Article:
For Phil Jackson's team, putting on a feature more worthy of public access rather than Showtime, DJ Mbenga fouled once for a 1:0 Madsen-level Voskuhl in 3:11, while former 3rd overall pick Adam Morrison heaved some masonry in a stint 7 seconds shorter.

Scary Saturday!
Nets-Wizards:
New Jersey's Bobby Simmons put in 4:31 of tanktopped aerobics today, bricking once for a +1 suck differential. But the real story is the early star of lacktion this season, Dominic McGuire, who laid down a 3.4 trillion that will no doubt be measured against the size of Agent Zero's contract!

Bobcats-Crabs: With Cleveland crawling back up to .500, the game ended up being out of reach by the end of the 3rd - turning the match into a Powerball payout! For Michael Jordan's pet project of pain, DeSagana Diop cashed out at 1.25 trillion and Derrick Brown received a check for 1.55 trillion. Mike Brown's set-it-and-forget-it crustacean bake offerred up Jamario Moon's +1 via brick in 1:37, Jawad Williams's 1.55 trillion, and Darnell "Lacktion" Jackson's own reimbursement of 1.25 trillion.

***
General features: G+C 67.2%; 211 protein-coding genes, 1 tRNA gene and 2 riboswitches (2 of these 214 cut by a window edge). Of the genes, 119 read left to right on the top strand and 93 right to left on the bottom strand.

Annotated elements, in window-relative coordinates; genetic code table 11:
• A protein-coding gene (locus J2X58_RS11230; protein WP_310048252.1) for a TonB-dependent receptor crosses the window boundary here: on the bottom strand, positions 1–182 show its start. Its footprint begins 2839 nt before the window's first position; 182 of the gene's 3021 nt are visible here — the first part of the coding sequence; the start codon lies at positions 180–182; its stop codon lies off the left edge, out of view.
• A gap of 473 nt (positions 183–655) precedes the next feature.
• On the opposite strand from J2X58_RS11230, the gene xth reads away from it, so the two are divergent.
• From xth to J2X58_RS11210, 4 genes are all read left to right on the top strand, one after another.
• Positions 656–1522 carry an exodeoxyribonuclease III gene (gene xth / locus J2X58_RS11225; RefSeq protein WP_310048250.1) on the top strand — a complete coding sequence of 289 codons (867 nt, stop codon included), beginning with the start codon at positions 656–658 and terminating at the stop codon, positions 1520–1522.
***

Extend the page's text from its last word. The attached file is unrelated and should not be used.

Pistons-Bucks: Former 1st overall pick Kwame Brown did make four rebounds and one steal in 12:39, only to foul four times and give up the rock thricely for a 7:4 Voskuhl. Meanwhile, Milwaukee's Roko Ukic switched on his Game Boy briefly for a 12 second Mario!!!!!!

Mavs-Clippers: In his second straight night of lacktion, Matt Carroll invested in two fouls for a +2 in 5:47, while Dunleavy's doofuses DeAndre Jordan and Steve Novak showed up on the ledger with respective statlines of +4 in 2:04 via a brick and three fouls (also good for a 3:0 Voskuhl) and a +1 with a 32 second Mario, after getting lost on Olvera Street downtown. Novak's brief masquerade as a baller makes him the first multiple Nintendo devotee of the season, adding a Game and Watch to his collection.

Snoozin' Sunday
Magic-Raptors:
While Marcin Gortat did help out on a basket and take down a board in 14:05, he also fouled and bricked thricely for a 3:1 Voskuhl.